While Rhode Island has made notable progress in inclusivity, our ad hoc approach has left funding and supports inconsistent across the range of programs and populations. While those in the Developmental Disabilities System have seen significant improvement in recent years, urgent programming and resource needs are reaching a crisis level in other sectors including the broader Medicaid program and Long-Term Services and Supports (LTSS), the Department of Children, Youth & Families (DCYF), and early childhood services like Early Intervention.

An Olmstead Plan is critical to addressing a variety of critical needs:

A blind black woman with dark glasses and long brown braids holds a white vision cane in one hand while she waits for a bus. She is sitting on a bench under a bus shelter with transparent walls and two large posters.
  • Funding and Resource Allocation: The recently passed 2025 budget represents a significant win for human service funding in Rhode Island, but without a centralized Olmstead Plan for unified advocacy, competing priorities will continue to impact the availability and quality of services.

  • Service Coordination: Effective coordination among various service providers is crucial for seamless service delivery, but service coordination remains siloed in Rhode Island with separate and sometimes competing coordination within individual programs.

  • Addressing Waiting Lists: Despite progress, many individuals with disabilities remain on waiting lists for community-based services.

  • Inclusivity in Policy Development: Involving individuals with disabilities and their families in the development and evaluation of policies and programs is critical. Their insights and experiences can help shape more effective and responsive services.

Moving Forward

A young, smiling Asian woman with brown hair stands partly behind and older Asian woman with gray hair. The older woman is using a walker do you move across a green lawn while the Younger woman assists her. There is lush tropical landscaping in the background.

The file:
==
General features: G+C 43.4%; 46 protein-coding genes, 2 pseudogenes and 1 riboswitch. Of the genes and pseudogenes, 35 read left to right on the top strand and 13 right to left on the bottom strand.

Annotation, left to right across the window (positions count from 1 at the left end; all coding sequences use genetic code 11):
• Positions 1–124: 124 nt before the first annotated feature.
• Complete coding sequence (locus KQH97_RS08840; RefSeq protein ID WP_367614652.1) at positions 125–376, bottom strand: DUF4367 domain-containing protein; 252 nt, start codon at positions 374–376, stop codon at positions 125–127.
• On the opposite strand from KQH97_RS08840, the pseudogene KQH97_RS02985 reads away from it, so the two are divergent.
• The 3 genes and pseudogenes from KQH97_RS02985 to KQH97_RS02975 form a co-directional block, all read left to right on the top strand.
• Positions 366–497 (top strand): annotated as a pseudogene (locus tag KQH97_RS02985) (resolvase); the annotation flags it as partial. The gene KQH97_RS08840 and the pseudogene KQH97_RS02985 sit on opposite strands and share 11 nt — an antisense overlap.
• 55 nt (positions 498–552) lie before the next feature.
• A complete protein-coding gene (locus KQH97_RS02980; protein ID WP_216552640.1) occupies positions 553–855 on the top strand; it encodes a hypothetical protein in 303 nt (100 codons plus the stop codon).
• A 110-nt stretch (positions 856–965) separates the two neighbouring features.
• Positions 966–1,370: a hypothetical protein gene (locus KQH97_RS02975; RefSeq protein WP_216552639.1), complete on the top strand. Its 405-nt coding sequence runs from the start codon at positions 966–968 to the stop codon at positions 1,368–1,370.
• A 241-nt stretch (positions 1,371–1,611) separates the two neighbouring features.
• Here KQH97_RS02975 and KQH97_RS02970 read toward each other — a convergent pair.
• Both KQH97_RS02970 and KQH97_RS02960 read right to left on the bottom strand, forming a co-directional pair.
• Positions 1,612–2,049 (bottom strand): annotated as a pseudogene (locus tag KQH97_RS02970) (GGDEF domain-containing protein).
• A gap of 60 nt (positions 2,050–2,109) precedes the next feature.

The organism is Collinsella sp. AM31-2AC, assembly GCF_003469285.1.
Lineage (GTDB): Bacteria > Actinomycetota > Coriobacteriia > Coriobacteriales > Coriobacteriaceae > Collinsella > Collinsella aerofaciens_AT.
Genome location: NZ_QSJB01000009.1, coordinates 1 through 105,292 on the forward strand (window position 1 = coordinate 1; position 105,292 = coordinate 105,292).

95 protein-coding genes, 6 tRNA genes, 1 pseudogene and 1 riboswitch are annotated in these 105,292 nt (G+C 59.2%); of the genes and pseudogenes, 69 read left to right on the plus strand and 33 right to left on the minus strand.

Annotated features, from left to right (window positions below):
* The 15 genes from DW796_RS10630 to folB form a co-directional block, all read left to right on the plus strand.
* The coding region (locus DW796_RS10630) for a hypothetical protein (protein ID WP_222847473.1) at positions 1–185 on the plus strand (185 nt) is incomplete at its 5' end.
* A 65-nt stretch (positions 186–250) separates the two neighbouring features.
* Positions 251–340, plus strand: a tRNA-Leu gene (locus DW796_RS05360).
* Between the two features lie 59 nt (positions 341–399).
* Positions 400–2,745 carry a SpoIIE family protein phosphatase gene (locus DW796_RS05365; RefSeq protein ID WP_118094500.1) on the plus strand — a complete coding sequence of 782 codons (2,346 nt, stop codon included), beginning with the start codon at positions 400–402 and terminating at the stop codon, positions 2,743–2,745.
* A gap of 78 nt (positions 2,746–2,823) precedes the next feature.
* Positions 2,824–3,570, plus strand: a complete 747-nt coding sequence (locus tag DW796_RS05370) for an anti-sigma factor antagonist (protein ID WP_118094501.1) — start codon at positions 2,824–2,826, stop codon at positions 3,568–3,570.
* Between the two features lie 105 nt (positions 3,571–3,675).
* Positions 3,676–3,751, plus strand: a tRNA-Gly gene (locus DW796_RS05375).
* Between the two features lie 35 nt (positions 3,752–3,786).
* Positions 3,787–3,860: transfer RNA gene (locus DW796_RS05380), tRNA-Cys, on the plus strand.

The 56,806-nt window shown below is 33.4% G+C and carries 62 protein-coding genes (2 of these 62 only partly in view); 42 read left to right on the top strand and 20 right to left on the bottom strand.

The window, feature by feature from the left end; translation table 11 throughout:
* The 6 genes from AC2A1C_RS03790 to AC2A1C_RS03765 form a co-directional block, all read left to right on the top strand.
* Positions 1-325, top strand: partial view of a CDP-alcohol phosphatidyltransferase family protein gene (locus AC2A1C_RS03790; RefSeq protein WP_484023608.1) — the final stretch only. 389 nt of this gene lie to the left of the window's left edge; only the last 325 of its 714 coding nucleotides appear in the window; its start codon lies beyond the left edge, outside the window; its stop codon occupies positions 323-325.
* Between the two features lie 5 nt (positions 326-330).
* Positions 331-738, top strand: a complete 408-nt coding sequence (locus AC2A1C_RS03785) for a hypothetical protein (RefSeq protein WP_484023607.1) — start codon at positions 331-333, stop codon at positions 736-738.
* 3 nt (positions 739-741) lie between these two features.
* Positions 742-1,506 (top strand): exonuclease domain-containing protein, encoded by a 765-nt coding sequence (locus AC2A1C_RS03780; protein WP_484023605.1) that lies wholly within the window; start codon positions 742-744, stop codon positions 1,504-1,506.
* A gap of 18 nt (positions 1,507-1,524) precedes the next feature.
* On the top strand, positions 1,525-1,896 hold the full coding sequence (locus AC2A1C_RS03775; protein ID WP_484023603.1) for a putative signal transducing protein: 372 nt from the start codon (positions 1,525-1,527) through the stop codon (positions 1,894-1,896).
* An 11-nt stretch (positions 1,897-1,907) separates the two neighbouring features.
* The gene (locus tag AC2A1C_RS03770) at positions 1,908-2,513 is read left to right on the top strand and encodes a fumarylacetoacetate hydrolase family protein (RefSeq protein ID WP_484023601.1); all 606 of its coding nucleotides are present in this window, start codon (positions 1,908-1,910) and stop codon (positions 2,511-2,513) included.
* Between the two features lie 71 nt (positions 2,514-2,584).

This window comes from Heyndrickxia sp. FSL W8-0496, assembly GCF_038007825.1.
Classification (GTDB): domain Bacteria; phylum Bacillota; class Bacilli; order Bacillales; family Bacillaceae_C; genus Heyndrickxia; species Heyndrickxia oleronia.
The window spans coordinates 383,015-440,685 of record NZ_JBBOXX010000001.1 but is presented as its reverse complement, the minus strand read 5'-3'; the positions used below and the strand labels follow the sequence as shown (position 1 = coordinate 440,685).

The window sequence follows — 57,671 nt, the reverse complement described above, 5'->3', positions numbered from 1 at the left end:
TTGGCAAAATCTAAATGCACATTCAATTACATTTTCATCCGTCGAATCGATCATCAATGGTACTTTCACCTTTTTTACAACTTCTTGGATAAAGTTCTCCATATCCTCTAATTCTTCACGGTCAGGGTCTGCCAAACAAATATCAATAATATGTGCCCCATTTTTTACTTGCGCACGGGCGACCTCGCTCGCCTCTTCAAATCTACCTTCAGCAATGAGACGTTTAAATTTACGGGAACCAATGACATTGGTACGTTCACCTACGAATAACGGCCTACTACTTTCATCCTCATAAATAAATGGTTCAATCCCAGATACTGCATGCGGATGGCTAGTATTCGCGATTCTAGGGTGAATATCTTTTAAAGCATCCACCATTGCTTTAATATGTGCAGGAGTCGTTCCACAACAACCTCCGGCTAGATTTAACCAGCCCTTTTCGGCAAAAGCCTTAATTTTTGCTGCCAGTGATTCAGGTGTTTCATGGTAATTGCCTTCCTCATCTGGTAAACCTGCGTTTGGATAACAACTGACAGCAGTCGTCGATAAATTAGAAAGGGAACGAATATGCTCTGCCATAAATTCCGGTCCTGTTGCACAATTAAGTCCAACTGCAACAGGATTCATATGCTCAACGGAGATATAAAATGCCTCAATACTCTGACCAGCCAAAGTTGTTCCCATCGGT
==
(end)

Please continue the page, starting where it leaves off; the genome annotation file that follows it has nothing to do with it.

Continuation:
The development of an Olmstead Plan is a priority issue for OSCIL. We will continue to educate policy makers on the need for a plan, and work with community allies like the Rhode Island Developmental Disability Council (RIDDC) to ensure that the voices of people living with disability are heard at the state capitol. As RIDDC Executive Director, Kevin Nerney, recently stated, the Olmstead Plan will need “to be a living dynamic document that can continuously set actions to meet the needs of all Rhode Islanders.” Many different voices will be needed to represent the diverse population of our little state.

A man with a yellow shirt and khaki pants sit in a power wheelchair beside a standing man wearing a black baseball hat and jacket. They are on a cobblestone sidewalk outside a café and the standing man is holding a to-go up to the sitting man's mouth so he can drink.

So as we honor this significant milestone, we encourage the community to continue building towards a society where everyone, regardless of ability, has the opportunity to live a life of their choosing, fully integrated into the fabric of our communities.


Want to Get Involved?

If you are interested in advocating for an Olmstead Plan or working on its development, you can contact:

These organizations can provide information, resources, and opportunities to get involved in advocating for the development and implementation of an Olmstead Plan in Rhode Island.